Timing is everything, and in that sense, Bloodshore is right on the money. It’s an FMV game centred around a battle royale where the winner receives a life-changing sum of money. So yes it has more than a whiff of the popular Netflix series Squid Game, and some Hunger Games too. Its reality TV, Youtube-obsessed fanbase also feels eerily familiar and relatable, like something we’ve seen before. Unfortunately, though, that feeling of deja-vu becomes all too apparent after playing this short game multiple times, and realising its branching storyline is really anything but.
In Bloodshore, you enter the latest KillStream series as Nick Romeo, a washed-up former child actor. Thrown onto the island with you are a bunch of wannabe influencers and Youtube streamers doing it for the fans and stream traffic that comes with it. The group of 50 players is split up into 6 landing parties, so initially you are familiarising yourself with a handful Ultimately only one of you will make it out alive and claim the grand prize, so there’s no one you can really trust. And so begins a story of choices, survival, and uncovering just what is going on behind the scenes at KillStream.
The majority of the game plays out in FMV, interspersed with decisions Nick has to make. Some decisions affect the story, but as well as that, they also affect one of five ratings. These include your audience opinion, the unity of your initial landing group, a love interest score, a strength meter driven by the weapons you hold and team members too, ad finally your Insight which demonstrates how much you’ve managed to uncover about what’s actually going on.
The choice to use FMV as the main tool in a game is always an interesting one. On the one hand, you literally get photo-realistic quality environments and characters and the immersion that comes with that. The other side of the story is not only the limitations placed on a limited set of video recordings but also the passive nature of watching things unfold vs actually interacting. And unsurprisingly Bloodshore has both these positives and negatives as a result. The characters and acting quality is actually pretty good, with a good cast, with lines acted well. They deliver a good balance of humour, conflict, and darker tones. The actors make the situations believable and do a good job at portraying their varied personas well. The Ari character is a particular highlight often providing the comic relief that often lands well.
Watching vs. playing
However, the passive nature of FMV titles is alive and well in Bloodshore too. It’s ironic really that you are a contestant in a game show that is watched by millions around the world because for most of the time you also feel like a member of the audience. Simply watching what unfolds based on your latest choice is less fun. And whilst the story is interesting in parts, it’s hard not to long for the next moment you’re asked to make a key decision and feel like you’re actively part of something.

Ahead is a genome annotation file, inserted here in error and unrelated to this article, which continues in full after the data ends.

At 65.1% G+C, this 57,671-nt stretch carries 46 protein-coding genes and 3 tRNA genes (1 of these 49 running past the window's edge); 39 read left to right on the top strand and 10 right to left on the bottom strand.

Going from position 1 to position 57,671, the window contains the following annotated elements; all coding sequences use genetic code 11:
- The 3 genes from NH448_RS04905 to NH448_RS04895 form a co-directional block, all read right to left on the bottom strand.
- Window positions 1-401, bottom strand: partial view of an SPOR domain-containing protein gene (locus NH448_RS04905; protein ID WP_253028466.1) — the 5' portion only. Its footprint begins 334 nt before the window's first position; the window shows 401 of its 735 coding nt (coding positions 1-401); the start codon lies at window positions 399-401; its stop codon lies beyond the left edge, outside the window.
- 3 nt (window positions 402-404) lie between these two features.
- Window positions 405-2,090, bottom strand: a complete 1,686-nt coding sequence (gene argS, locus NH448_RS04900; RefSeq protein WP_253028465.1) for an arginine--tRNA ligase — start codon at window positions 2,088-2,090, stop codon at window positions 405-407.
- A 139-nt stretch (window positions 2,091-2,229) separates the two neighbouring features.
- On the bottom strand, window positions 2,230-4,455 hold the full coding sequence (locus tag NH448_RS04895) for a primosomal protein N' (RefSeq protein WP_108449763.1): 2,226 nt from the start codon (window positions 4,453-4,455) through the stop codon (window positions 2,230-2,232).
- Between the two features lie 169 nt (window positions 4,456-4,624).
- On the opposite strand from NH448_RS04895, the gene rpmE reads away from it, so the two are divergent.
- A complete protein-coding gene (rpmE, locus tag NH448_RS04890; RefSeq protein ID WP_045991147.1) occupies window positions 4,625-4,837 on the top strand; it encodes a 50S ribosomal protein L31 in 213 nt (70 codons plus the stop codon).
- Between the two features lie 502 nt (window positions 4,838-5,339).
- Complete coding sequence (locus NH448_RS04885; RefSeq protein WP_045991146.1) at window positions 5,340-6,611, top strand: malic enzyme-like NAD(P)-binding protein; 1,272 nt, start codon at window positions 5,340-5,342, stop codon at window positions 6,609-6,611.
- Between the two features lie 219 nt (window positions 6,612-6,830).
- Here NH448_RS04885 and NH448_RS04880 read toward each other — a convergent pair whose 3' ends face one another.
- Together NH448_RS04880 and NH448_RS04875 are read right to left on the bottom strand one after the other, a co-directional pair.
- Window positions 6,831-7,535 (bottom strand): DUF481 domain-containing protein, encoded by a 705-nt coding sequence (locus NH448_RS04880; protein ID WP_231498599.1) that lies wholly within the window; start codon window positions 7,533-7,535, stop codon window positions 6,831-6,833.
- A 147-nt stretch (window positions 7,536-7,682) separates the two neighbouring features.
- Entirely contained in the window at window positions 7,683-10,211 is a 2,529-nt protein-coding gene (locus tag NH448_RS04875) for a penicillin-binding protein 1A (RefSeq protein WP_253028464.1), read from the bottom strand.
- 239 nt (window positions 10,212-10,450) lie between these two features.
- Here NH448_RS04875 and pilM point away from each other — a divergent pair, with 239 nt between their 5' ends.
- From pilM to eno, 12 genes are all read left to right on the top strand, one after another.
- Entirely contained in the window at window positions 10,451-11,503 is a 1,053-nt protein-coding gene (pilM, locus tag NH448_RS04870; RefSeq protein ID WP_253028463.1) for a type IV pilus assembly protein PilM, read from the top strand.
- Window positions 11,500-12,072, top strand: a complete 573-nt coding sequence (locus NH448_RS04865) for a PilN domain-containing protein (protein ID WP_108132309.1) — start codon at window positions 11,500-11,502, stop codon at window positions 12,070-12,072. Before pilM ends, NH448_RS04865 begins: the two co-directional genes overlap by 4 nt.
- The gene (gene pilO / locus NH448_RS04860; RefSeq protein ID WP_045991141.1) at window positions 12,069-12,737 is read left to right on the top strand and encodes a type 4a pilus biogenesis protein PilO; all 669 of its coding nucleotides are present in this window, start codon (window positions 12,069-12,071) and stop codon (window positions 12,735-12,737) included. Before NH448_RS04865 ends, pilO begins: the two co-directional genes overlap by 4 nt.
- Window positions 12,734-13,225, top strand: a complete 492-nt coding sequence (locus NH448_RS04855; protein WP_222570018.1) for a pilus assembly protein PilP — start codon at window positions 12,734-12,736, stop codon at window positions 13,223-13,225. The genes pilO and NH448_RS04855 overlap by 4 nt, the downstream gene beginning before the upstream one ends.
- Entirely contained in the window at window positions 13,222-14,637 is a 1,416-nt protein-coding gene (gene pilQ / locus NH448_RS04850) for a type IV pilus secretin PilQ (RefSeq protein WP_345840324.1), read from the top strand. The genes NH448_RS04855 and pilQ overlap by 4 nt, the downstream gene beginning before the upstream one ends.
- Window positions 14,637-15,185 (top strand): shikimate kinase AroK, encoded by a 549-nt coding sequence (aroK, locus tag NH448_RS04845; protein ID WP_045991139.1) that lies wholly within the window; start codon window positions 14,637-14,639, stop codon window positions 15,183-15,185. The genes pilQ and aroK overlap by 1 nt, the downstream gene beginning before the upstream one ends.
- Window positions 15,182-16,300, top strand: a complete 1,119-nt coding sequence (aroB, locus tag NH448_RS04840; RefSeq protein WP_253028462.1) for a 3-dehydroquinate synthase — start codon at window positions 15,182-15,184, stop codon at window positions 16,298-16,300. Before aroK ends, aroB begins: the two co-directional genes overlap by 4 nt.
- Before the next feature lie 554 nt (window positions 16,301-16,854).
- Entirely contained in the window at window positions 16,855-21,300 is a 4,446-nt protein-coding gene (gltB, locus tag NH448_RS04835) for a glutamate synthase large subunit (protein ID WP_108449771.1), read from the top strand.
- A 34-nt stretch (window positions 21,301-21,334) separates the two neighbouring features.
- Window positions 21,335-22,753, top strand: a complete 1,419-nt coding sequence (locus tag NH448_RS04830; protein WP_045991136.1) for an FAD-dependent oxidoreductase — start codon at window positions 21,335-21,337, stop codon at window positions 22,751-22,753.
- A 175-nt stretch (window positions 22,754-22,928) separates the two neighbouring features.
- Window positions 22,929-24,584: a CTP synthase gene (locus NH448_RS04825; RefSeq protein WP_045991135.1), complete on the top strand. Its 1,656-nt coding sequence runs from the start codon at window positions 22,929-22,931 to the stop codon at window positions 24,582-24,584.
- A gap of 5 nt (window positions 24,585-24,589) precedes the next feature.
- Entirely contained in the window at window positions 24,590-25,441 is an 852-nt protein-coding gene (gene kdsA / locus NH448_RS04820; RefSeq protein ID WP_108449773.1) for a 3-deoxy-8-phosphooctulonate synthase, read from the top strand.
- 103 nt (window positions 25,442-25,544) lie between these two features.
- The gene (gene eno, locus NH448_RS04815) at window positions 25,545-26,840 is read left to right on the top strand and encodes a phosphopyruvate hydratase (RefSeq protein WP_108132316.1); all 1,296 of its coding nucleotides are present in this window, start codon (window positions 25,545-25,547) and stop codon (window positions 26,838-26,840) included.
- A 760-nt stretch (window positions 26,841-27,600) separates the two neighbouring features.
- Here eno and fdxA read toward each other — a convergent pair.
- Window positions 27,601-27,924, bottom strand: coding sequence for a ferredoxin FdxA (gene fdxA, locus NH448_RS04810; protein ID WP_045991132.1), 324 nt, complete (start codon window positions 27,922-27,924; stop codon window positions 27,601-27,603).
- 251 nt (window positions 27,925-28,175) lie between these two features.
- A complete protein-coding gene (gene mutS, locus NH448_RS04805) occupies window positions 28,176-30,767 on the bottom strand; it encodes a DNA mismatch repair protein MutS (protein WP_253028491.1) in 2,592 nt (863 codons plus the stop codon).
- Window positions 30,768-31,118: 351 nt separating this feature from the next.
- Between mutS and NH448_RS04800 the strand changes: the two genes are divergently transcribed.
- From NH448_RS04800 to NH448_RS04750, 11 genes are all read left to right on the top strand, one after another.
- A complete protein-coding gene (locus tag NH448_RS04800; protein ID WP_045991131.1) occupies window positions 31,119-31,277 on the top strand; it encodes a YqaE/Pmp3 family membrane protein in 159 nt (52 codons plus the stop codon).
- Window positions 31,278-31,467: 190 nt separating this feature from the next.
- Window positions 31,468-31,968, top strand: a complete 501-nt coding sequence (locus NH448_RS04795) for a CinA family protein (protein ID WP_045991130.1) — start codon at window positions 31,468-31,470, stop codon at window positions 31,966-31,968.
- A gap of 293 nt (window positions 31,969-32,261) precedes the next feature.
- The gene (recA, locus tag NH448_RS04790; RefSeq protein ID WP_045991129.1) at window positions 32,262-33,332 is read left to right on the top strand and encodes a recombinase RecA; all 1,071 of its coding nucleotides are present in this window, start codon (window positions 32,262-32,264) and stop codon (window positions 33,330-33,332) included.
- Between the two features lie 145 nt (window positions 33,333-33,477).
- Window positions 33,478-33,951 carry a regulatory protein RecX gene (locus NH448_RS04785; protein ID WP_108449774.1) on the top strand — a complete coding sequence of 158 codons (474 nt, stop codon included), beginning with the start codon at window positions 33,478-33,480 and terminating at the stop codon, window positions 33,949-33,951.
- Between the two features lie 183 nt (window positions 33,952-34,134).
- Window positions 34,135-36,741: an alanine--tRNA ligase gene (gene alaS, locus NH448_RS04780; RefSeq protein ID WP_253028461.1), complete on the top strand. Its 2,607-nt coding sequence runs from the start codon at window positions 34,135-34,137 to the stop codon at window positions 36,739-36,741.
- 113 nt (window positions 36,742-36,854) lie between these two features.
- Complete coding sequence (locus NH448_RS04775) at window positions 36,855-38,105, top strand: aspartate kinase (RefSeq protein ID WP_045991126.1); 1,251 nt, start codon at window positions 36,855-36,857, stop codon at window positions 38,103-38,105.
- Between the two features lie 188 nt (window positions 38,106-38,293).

Your choices and actions affect the story, in a narrative that changes depending on which options you go with. Except it never really feels like that. The story is short, maybe 60 to 90 minutes depending on how long you survive. Despite that, it still has key beats that play out every time irrespective of what option you choose. Sometimes getting to those moments makes complete sense, other times it feels a little convenient and contrived, which is a shame. A Supermassive Games branching narrative this is not, and those expecting something on that scale will be disappointed. That said, there certainly are different scenes and decisions to make, and they definitely can change how the story ultimately plays out. But ultimately this isn’t enough to make you want to keep replaying to witness all 250 recorded scenes the game proudly states it offers at the end of each run.
One of the biggest successes of Bloodshore – and equally perhaps the biggest indictment of our society – is how it accurately nails the battle royale situation and the world’s reaction to it. There’s a lot of attention paid to why characters would want to enter a contest to the death for money. And also a lot of focus on how popular such a show would be. It’s a sad reflection of our reality, but an honest mirror that is held up to us as a society. Whilst I’m playing, the premise doesn’t feel ridiculous, it feels scarily closer than ever that KillStream could be a thing. That considered background storytelling is a triumph, even if the central narrative stutters at times.
Ultimately, Bloodshore becomes a title that is short and sweet, despite its dark undertones. The characters and acting pull it through on that first playthrough, and it is an enjoyable experience. This rapidly diminishes though with future playthroughs. The story simply doesn’t change enough with your different choices to justify repeat runs. And that passive nature of FMV titles just compounds this frustration and apathy. So if you’re looking for a one-off look at where our reality TV, Youtuber culture could take us, then Bloodshore could be for you. Just don’t expect to be coming back for much more after those initial credits roll.
Well acted FMV
Enjoyable short story
Eerily accurate representation of society right now
Replay value is limited
FMV makes gameplay feel passive